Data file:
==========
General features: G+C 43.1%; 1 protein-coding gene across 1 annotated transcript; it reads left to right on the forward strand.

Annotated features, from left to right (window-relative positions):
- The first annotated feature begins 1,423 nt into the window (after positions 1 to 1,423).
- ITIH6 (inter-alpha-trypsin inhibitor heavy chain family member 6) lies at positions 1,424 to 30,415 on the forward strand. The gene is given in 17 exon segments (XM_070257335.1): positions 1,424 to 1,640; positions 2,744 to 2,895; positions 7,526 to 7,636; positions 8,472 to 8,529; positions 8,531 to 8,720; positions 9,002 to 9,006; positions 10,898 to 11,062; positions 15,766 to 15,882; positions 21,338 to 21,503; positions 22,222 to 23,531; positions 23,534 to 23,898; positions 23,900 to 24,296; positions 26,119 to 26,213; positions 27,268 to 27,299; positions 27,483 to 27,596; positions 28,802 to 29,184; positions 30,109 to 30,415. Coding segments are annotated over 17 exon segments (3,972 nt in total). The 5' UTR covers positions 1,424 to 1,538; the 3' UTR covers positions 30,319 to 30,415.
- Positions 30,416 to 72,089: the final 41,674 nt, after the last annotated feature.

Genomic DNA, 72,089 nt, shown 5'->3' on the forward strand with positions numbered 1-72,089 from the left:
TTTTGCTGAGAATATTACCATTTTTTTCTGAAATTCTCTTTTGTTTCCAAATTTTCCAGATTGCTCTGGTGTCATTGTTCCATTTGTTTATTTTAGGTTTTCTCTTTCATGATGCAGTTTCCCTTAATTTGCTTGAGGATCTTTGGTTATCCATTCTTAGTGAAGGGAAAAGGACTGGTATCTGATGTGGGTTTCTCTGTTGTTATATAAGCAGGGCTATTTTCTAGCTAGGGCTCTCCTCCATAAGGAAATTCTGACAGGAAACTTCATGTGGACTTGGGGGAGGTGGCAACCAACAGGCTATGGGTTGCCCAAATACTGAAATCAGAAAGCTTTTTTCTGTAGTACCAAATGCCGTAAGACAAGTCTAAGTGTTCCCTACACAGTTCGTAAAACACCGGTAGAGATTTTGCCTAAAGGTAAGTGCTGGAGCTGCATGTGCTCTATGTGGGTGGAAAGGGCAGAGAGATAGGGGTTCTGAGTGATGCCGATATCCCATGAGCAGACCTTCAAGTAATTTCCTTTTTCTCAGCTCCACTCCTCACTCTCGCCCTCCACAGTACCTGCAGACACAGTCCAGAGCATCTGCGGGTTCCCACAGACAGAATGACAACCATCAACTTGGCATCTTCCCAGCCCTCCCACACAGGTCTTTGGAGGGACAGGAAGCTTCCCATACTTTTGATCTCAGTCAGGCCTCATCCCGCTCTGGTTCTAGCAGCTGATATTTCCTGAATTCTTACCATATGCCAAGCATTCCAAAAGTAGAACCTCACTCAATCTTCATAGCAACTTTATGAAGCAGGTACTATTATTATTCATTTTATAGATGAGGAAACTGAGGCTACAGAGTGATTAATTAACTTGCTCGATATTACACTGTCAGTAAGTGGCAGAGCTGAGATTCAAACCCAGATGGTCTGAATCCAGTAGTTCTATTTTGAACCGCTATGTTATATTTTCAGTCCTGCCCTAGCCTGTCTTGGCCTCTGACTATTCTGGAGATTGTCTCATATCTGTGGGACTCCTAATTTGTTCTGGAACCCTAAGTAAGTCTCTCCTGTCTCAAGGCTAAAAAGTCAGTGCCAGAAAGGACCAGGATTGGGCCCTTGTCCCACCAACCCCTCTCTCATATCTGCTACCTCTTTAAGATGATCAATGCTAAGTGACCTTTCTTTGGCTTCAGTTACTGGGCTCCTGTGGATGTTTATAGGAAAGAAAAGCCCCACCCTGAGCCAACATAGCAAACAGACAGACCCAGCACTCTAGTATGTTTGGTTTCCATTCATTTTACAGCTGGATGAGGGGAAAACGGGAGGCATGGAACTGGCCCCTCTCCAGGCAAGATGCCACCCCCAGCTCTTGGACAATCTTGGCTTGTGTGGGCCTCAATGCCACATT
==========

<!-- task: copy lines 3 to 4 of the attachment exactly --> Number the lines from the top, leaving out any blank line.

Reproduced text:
- The first annotated feature begins 1,423 nt into the window (after positions 1 to 1,423).
- ITIH6 (inter-alpha-trypsin inhibitor heavy chain family member 6) lies at positions 1,424 to 30,415 on the forward strand. The gene is given in 17 exon segments (XM_070257335.1): positions 1,424 to 1,640; positions 2,744 to 2,895; positions 7,526 to 7,636; positions 8,472 to 8,529; positions 8,531 to 8,720; positions 9,002 to 9,006; positions 10,898 to 11,062; positions 15,766 to 15,882; positions 21,338 to 21,503; positions 22,222 to 23,531; positions 23,534 to 23,898; positions 23,900 to 24,296; positions 26,119 to 26,213; positions 27,268 to 27,299; positions 27,483 to 27,596; positions 28,802 to 29,184; positions 30,109 to 30,415. Coding segments are annotated over 17 exon segments (3,972 nt in total). The 5' UTR covers positions 1,424 to 1,538; the 3' UTR covers positions 30,319 to 30,415.